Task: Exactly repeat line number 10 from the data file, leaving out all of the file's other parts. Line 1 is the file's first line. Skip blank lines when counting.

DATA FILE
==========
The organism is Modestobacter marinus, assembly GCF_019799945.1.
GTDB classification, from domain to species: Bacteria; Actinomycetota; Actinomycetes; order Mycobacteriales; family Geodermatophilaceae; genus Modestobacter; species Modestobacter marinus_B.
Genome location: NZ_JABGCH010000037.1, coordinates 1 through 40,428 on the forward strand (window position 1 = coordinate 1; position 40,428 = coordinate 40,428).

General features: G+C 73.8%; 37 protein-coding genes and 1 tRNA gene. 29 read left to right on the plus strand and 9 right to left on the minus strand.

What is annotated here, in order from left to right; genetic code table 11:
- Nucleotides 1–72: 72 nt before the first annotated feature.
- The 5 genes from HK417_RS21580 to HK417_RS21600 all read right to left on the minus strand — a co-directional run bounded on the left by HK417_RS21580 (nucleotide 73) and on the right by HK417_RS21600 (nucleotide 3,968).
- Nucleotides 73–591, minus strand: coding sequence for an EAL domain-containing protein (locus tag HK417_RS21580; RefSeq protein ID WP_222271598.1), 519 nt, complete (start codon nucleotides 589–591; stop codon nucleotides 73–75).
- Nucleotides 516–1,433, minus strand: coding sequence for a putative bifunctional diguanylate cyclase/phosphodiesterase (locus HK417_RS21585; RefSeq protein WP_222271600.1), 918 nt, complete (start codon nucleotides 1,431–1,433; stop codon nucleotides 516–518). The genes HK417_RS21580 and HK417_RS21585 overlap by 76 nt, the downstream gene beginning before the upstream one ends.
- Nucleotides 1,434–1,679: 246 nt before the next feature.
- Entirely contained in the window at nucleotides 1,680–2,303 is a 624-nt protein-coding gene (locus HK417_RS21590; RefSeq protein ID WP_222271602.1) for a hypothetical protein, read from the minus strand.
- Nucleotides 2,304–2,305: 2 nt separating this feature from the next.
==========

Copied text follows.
- Nucleotides 1,434–1,679: 246 nt before the next feature.